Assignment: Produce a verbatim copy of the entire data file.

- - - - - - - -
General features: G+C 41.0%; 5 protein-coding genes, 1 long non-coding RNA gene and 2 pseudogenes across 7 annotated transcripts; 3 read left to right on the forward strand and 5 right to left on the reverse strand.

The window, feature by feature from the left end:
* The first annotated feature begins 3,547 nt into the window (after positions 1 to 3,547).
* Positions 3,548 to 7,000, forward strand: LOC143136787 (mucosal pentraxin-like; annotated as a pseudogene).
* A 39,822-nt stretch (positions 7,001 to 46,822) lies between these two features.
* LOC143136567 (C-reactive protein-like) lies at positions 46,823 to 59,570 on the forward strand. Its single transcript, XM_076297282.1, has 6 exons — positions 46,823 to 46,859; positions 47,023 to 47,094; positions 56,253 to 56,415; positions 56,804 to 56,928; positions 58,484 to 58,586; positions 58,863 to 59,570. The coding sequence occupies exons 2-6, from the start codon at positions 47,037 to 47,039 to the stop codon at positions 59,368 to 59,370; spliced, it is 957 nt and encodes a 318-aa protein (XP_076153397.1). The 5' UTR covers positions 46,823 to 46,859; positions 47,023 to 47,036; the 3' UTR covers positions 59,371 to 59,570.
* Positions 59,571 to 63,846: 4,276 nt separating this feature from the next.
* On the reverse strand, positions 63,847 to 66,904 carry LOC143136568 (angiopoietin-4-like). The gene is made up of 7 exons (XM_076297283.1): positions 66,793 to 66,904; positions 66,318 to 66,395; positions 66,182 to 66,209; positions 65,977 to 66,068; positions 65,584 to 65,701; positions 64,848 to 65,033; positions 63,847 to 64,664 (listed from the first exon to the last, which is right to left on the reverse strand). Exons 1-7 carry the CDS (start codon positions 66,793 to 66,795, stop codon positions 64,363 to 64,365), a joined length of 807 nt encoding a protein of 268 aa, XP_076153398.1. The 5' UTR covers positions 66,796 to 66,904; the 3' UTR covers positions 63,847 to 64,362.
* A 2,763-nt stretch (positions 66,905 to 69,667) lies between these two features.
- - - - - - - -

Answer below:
General features: G+C 41.0%; 5 protein-coding genes, 1 long non-coding RNA gene and 2 pseudogenes across 7 annotated transcripts; 3 read left to right on the forward strand and 5 right to left on the reverse strand.

The window, feature by feature from the left end:
* The first annotated feature begins 3,547 nt into the window (after positions 1 to 3,547).
* Positions 3,548 to 7,000, forward strand: LOC143136787 (mucosal pentraxin-like; annotated as a pseudogene).
* A 39,822-nt stretch (positions 7,001 to 46,822) lies between these two features.
* LOC143136567 (C-reactive protein-like) lies at positions 46,823 to 59,570 on the forward strand. Its single transcript, XM_076297282.1, has 6 exons — positions 46,823 to 46,859; positions 47,023 to 47,094; positions 56,253 to 56,415; positions 56,804 to 56,928; positions 58,484 to 58,586; positions 58,863 to 59,570. The coding sequence occupies exons 2-6, from the start codon at positions 47,037 to 47,039 to the stop codon at positions 59,368 to 59,370; spliced, it is 957 nt and encodes a 318-aa protein (XP_076153397.1). The 5' UTR covers positions 46,823 to 46,859; positions 47,023 to 47,036; the 3' UTR covers positions 59,371 to 59,570.
* Positions 59,571 to 63,846: 4,276 nt separating this feature from the next.
* On the reverse strand, positions 63,847 to 66,904 carry LOC143136568 (angiopoietin-4-like). The gene is made up of 7 exons (XM_076297283.1): positions 66,793 to 66,904; positions 66,318 to 66,395; positions 66,182 to 66,209; positions 65,977 to 66,068; positions 65,584 to 65,701; positions 64,848 to 65,033; positions 63,847 to 64,664 (listed from the first exon to the last, which is right to left on the reverse strand). Exons 1-7 carry the CDS (start codon positions 66,793 to 66,795, stop codon positions 64,363 to 64,365), a joined length of 807 nt encoding a protein of 268 aa, XP_076153398.1. The 5' UTR covers positions 66,796 to 66,904; the 3' UTR covers positions 63,847 to 64,362.
* A 2,763-nt stretch (positions 66,905 to 69,667) lies between these two features.